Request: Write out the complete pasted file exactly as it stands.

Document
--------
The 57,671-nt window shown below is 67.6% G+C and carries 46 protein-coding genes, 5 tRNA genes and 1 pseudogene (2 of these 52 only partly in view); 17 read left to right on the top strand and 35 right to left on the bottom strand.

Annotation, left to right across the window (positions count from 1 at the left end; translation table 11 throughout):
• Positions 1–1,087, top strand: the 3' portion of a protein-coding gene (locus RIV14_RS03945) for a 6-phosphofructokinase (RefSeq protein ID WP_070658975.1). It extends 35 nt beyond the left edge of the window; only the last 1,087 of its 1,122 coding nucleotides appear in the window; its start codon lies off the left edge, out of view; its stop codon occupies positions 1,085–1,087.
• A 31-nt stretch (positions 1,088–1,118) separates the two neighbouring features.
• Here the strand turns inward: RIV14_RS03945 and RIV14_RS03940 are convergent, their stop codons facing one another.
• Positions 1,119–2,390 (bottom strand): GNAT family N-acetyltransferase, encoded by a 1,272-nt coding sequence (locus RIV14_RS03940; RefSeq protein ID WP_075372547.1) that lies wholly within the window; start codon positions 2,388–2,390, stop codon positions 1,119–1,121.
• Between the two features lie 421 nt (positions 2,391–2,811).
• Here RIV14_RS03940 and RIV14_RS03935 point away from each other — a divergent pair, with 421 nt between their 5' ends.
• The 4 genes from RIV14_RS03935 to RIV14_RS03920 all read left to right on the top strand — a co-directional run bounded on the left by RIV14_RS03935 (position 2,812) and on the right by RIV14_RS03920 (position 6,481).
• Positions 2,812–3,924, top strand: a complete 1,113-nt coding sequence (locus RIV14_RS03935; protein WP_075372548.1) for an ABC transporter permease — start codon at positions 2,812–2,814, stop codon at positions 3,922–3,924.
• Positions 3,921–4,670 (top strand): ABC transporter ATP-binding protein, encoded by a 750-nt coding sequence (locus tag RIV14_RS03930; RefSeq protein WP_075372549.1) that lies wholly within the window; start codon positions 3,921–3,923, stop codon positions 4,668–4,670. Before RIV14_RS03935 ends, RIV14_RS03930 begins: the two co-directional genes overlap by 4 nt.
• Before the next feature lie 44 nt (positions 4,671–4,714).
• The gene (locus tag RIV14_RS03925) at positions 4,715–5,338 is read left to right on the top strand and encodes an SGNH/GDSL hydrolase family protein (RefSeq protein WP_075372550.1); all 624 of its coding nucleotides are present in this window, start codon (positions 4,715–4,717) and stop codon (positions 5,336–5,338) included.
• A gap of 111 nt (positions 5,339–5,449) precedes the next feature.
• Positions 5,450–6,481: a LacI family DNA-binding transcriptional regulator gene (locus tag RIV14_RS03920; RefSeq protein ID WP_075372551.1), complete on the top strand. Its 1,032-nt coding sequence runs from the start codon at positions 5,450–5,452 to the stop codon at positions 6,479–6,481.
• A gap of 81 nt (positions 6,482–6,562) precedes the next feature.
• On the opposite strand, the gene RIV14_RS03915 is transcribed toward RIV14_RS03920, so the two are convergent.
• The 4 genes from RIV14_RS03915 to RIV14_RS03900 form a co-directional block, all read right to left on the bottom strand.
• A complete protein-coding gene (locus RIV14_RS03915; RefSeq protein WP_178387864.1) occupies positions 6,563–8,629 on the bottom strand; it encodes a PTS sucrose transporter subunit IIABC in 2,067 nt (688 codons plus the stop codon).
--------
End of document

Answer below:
The 57,671-nt window shown below is 67.6% G+C and carries 46 protein-coding genes, 5 tRNA genes and 1 pseudogene (2 of these 52 only partly in view); 17 read left to right on the top strand and 35 right to left on the bottom strand.

Annotation, left to right across the window (positions count from 1 at the left end; translation table 11 throughout):
• Positions 1–1,087, top strand: the 3' portion of a protein-coding gene (locus RIV14_RS03945) for a 6-phosphofructokinase (RefSeq protein ID WP_070658975.1). It extends 35 nt beyond the left edge of the window; only the last 1,087 of its 1,122 coding nucleotides appear in the window; its start codon lies off the left edge, out of view; its stop codon occupies positions 1,085–1,087.
• A 31-nt stretch (positions 1,088–1,118) separates the two neighbouring features.
• Here the strand turns inward: RIV14_RS03945 and RIV14_RS03940 are convergent, their stop codons facing one another.
• Positions 1,119–2,390 (bottom strand): GNAT family N-acetyltransferase, encoded by a 1,272-nt coding sequence (locus RIV14_RS03940; RefSeq protein ID WP_075372547.1) that lies wholly within the window; start codon positions 2,388–2,390, stop codon positions 1,119–1,121.
• Between the two features lie 421 nt (positions 2,391–2,811).
• Here RIV14_RS03940 and RIV14_RS03935 point away from each other — a divergent pair, with 421 nt between their 5' ends.
• The 4 genes from RIV14_RS03935 to RIV14_RS03920 all read left to right on the top strand — a co-directional run bounded on the left by RIV14_RS03935 (position 2,812) and on the right by RIV14_RS03920 (position 6,481).
• Positions 2,812–3,924, top strand: a complete 1,113-nt coding sequence (locus RIV14_RS03935; protein WP_075372548.1) for an ABC transporter permease — start codon at positions 2,812–2,814, stop codon at positions 3,922–3,924.
• Positions 3,921–4,670 (top strand): ABC transporter ATP-binding protein, encoded by a 750-nt coding sequence (locus tag RIV14_RS03930; RefSeq protein WP_075372549.1) that lies wholly within the window; start codon positions 3,921–3,923, stop codon positions 4,668–4,670. Before RIV14_RS03935 ends, RIV14_RS03930 begins: the two co-directional genes overlap by 4 nt.
• Before the next feature lie 44 nt (positions 4,671–4,714).
• The gene (locus tag RIV14_RS03925) at positions 4,715–5,338 is read left to right on the top strand and encodes an SGNH/GDSL hydrolase family protein (RefSeq protein WP_075372550.1); all 624 of its coding nucleotides are present in this window, start codon (positions 4,715–4,717) and stop codon (positions 5,336–5,338) included.
• A gap of 111 nt (positions 5,339–5,449) precedes the next feature.
• Positions 5,450–6,481: a LacI family DNA-binding transcriptional regulator gene (locus tag RIV14_RS03920; RefSeq protein ID WP_075372551.1), complete on the top strand. Its 1,032-nt coding sequence runs from the start codon at positions 5,450–5,452 to the stop codon at positions 6,479–6,481.
• A gap of 81 nt (positions 6,482–6,562) precedes the next feature.
• On the opposite strand, the gene RIV14_RS03915 is transcribed toward RIV14_RS03920, so the two are convergent.
• The 4 genes from RIV14_RS03915 to RIV14_RS03900 form a co-directional block, all read right to left on the bottom strand.
• A complete protein-coding gene (locus RIV14_RS03915; RefSeq protein WP_178387864.1) occupies positions 6,563–8,629 on the bottom strand; it encodes a PTS sucrose transporter subunit IIABC in 2,067 nt (688 codons plus the stop codon).